This is the fuse and relay box. Lovely.

Fuse 6 is the red one about halfway down. It wasn’t blown, and the multimeter said I had power on each side of the fuse. The power comes into the fuse on the RH side of the photo and out on the LH side, through the fuse. I disconnected the wiring, removed the fuse, and cleaned everything up. There was some corrosion in the terminal, and everything is very dirty.

The result was this

Hazard lights! A handy thing to have on a British car.

Which also means, I now have power to the interior light switch.

I popped an LED bulb into the holder, and bridged the terminal

Ooooooh, light.

Only one was working, so I jumped onto the passengers’ side, popped the light out, and found that the wire hanging under the dash was from that light.

I popped another LED bulb in that one, reconnected it and BAM, let there be light!

Because the switch was buggered, and there was no point in finding another. It only operates these two “knee” lights, so when am I ever going to need to set them to “on”, and they are LED so no point in turning them “off” when they turn off when the doors are shut anyway.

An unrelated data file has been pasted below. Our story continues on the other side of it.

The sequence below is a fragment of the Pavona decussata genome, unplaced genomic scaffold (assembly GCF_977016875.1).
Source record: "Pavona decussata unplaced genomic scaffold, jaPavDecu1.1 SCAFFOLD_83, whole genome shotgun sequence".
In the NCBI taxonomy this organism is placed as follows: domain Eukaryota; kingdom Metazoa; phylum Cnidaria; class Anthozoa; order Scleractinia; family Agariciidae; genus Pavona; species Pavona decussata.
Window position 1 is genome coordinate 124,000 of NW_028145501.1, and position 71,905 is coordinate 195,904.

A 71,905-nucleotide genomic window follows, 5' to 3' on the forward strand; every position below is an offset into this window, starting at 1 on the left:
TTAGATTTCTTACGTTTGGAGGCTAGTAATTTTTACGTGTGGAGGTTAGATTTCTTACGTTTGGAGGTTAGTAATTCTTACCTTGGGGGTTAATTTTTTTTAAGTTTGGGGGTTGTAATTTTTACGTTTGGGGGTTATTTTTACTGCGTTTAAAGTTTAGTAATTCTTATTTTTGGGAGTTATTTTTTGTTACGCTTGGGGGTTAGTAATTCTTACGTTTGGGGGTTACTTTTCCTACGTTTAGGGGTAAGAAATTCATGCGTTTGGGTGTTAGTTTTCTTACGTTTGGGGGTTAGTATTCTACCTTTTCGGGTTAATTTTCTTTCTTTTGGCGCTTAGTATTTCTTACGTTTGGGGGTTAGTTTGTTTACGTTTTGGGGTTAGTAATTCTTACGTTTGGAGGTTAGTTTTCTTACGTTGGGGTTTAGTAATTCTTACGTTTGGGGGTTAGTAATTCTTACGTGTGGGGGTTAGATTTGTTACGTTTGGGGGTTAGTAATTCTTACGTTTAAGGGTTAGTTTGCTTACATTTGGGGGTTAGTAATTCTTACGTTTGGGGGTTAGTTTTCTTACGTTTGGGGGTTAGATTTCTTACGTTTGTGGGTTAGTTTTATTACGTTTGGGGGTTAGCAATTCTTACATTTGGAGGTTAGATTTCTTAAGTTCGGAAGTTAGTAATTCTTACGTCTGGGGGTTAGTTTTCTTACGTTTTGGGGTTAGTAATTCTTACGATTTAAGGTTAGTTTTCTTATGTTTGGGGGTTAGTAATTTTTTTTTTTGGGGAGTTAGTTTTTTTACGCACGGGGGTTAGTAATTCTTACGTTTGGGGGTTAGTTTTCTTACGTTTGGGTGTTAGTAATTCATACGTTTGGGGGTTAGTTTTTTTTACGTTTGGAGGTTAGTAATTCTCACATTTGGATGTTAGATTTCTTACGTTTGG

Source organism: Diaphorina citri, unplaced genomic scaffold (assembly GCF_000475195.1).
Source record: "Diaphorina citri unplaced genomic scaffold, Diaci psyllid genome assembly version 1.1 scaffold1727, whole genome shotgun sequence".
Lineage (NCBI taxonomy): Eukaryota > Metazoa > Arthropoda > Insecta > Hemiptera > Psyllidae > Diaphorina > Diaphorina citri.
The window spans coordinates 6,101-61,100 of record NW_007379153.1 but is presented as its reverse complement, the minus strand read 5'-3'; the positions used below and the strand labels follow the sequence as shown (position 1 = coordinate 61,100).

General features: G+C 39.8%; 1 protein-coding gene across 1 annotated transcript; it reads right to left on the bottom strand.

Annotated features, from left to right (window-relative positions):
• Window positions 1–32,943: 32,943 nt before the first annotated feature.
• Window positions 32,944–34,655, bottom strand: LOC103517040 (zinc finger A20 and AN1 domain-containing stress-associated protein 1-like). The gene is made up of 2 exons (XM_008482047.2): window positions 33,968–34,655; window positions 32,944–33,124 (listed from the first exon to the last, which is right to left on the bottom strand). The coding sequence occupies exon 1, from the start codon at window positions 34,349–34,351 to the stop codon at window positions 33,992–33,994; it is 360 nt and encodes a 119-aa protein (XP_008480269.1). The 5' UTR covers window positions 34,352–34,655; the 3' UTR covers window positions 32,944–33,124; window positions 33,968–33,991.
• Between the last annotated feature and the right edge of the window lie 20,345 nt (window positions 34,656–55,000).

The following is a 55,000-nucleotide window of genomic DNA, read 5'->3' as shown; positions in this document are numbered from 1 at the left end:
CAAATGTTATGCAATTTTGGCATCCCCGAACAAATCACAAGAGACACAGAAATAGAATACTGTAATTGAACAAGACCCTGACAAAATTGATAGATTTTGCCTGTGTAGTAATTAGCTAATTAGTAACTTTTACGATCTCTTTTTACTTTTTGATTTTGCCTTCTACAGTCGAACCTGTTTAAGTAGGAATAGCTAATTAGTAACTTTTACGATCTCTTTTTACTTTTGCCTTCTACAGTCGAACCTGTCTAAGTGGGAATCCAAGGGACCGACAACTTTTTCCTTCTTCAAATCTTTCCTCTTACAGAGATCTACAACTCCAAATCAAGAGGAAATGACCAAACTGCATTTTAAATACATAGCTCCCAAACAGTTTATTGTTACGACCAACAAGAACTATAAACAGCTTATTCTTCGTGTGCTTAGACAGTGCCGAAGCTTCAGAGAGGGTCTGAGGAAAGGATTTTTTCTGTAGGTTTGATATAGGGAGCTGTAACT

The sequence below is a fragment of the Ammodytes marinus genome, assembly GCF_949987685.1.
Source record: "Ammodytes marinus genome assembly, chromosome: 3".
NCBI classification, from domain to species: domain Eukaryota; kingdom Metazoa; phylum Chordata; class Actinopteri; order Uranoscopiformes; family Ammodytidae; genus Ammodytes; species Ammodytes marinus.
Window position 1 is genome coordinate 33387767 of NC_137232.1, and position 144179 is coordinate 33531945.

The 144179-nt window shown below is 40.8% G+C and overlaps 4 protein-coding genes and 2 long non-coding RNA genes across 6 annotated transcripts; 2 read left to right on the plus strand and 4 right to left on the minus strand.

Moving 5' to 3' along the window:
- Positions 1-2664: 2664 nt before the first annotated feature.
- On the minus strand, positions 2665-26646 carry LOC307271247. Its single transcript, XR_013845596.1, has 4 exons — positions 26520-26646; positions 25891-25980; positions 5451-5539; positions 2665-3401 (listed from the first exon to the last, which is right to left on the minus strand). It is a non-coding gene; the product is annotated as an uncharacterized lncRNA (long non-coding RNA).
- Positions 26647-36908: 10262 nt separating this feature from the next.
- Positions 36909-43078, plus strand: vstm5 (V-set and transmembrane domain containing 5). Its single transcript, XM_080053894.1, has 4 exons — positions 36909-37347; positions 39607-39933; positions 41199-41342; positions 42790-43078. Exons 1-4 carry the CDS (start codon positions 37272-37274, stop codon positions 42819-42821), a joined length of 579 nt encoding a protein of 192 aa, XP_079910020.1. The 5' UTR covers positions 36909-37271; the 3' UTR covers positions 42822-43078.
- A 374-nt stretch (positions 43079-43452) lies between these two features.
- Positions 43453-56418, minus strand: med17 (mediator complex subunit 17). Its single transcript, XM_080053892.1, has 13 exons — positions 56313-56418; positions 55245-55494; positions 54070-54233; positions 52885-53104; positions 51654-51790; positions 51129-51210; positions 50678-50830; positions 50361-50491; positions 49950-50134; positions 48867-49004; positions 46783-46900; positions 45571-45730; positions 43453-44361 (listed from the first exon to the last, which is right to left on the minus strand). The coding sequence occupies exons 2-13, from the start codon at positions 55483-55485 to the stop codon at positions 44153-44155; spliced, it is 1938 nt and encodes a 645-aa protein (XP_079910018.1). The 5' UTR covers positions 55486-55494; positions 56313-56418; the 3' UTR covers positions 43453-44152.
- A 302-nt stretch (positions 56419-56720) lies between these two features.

I decided to bridge the terminals and leave it. I made up a jumper, using a pair of specially modified (squished in a vice until they fit) bullet terminals and some wire.

To make it pretty, durable, and safe, I wrapped the lot in tape and then stuffed it into the center console

TVR-Parts still sell the switch blanks, so I’ll grab one of those and replace the interior light hole with one of those

Unfortunately it wasn’t all quite straight forward. The door switches weren’t quite playing ball. The passengers side wasn’t hitting the pad on the door correctly so wouldn’t trigger the lights to turn off when shut, and it turns out the drivers side one had been unplugged. I swapped that over, so the passengers side is unplugged, and the drivers is now plugged in and working correctly.

So, I now have sweet interior lights, and working hazard lights. Isn’t it inviting?

Love the warm white LEDs. Much better than the usual cold white, or incandescent bulbs. Also puts a lot less strain on the wiring and battery.

Its small things, but in the world of British cars, it’s a big victory to have things working.